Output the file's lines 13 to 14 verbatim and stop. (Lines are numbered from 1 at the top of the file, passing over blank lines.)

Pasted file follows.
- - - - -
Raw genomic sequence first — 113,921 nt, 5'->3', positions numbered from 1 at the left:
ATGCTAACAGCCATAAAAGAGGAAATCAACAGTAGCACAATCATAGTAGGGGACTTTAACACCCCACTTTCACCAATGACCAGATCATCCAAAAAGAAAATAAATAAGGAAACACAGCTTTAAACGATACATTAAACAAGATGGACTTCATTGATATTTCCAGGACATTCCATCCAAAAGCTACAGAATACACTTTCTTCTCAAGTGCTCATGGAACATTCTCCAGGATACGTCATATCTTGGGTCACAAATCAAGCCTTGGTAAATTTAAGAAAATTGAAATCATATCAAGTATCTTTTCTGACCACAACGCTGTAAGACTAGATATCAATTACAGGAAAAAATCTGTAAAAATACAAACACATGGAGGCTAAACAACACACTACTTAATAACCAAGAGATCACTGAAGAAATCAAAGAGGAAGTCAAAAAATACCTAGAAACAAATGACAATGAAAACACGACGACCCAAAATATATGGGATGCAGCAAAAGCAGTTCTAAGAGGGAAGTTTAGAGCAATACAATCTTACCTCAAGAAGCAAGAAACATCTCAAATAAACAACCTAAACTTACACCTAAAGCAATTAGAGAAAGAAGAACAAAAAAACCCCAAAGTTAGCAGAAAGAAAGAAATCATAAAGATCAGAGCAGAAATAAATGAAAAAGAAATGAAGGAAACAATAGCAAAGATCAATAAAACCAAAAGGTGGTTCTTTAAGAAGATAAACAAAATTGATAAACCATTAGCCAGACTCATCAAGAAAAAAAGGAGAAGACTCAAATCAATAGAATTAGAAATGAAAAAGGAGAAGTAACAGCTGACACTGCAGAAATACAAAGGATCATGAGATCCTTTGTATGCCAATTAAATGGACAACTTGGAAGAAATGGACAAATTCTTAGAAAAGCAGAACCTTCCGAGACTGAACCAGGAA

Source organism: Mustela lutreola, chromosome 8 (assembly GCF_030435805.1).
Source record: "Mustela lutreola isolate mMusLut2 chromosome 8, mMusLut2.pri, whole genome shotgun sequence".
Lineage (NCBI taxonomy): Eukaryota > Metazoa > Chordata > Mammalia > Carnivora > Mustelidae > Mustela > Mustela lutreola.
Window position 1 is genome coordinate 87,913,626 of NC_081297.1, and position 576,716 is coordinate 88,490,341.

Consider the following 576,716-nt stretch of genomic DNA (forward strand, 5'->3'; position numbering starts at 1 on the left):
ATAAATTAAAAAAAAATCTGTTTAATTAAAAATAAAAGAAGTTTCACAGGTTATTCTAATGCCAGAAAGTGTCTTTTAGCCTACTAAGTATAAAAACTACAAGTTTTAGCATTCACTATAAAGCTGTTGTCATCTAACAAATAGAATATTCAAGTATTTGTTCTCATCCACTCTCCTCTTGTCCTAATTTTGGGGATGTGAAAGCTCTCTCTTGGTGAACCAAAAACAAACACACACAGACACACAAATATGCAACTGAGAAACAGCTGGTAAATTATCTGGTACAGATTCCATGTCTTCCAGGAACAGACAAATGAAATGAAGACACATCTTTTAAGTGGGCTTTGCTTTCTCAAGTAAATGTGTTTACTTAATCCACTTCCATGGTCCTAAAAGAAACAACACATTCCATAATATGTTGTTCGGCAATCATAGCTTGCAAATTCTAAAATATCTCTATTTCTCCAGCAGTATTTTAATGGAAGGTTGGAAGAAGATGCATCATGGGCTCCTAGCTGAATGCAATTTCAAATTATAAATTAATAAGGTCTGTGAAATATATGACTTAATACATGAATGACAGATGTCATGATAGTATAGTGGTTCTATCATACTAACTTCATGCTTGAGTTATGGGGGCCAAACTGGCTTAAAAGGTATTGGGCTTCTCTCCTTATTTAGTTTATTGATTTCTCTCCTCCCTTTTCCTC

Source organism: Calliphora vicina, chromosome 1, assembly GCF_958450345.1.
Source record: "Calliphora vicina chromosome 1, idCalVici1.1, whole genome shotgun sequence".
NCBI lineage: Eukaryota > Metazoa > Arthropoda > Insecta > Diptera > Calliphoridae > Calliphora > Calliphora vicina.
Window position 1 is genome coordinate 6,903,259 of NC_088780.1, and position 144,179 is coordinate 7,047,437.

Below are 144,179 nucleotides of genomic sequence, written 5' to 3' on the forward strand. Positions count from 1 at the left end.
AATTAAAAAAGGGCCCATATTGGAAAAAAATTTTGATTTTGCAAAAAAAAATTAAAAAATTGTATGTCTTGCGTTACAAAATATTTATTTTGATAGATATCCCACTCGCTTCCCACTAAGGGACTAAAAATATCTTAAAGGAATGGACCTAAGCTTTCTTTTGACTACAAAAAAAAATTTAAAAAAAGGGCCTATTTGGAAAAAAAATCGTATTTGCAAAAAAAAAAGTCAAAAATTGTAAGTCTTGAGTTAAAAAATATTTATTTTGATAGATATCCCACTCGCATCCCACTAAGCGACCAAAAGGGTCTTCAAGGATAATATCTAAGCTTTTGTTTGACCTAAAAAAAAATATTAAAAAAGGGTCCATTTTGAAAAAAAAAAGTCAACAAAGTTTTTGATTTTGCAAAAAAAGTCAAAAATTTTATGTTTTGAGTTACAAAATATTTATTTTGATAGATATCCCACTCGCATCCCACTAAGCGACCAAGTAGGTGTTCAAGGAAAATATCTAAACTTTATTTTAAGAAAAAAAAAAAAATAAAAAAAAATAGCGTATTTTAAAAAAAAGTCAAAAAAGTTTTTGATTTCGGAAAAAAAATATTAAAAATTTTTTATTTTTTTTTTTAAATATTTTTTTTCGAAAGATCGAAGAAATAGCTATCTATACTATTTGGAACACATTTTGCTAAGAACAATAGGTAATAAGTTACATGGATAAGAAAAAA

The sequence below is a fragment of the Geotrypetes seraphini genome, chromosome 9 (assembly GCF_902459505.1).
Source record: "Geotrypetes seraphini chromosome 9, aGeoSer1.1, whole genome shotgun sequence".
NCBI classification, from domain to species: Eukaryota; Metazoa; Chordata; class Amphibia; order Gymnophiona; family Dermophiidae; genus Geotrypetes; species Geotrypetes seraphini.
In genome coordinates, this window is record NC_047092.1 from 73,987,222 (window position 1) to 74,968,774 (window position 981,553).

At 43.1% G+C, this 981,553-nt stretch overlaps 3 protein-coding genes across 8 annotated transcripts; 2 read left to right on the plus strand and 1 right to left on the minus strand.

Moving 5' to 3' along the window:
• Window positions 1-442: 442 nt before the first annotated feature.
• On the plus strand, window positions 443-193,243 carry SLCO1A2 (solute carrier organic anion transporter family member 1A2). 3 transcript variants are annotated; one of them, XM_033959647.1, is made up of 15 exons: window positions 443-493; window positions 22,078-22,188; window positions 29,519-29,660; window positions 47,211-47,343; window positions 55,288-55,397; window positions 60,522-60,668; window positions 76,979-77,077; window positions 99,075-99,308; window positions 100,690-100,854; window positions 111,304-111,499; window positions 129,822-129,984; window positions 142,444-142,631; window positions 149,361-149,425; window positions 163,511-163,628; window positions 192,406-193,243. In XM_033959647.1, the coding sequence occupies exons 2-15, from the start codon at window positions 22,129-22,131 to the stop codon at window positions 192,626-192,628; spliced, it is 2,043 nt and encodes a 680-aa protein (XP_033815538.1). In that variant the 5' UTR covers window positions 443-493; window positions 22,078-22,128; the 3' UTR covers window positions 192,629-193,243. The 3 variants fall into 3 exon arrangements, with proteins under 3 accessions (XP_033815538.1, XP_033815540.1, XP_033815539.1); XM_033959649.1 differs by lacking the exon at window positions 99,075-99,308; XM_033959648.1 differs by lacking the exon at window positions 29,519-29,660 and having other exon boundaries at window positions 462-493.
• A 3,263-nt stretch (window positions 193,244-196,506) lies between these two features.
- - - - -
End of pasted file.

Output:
Below are 144,179 nucleotides of genomic sequence, written 5' to 3' on the forward strand. Positions count from 1 at the left end.
AATTAAAAAAGGGCCCATATTGGAAAAAAATTTTGATTTTGCAAAAAAAAATTAAAAAATTGTATGTCTTGCGTTACAAAATATTTATTTTGATAGATATCCCACTCGCTTCCCACTAAGGGACTAAAAATATCTTAAAGGAATGGACCTAAGCTTTCTTTTGACTACAAAAAAAAATTTAAAAAAAGGGCCTATTTGGAAAAAAAATCGTATTTGCAAAAAAAAAAGTCAAAAATTGTAAGTCTTGAGTTAAAAAATATTTATTTTGATAGATATCCCACTCGCATCCCACTAAGCGACCAAAAGGGTCTTCAAGGATAATATCTAAGCTTTTGTTTGACCTAAAAAAAAATATTAAAAAAGGGTCCATTTTGAAAAAAAAAAGTCAACAAAGTTTTTGATTTTGCAAAAAAAGTCAAAAATTTTATGTTTTGAGTTACAAAATATTTATTTTGATAGATATCCCACTCGCATCCCACTAAGCGACCAAGTAGGTGTTCAAGGAAAATATCTAAACTTTATTTTAAGAAAAAAAAAAAAATAAAAAAAAATAGCGTATTTTAAAAAAAAGTCAAAAAAGTTTTTGATTTCGGAAAAAAAATATTAAAAATTTTTTATTTTTTTTTTTAAATATTTTTTTTCGAAAGATCGAAGAAATAGCTATCTATACTATTTGGAACACATTTTGCTAAGAACAATAGGTAATAAGTTACATGGATAAGAAAAAA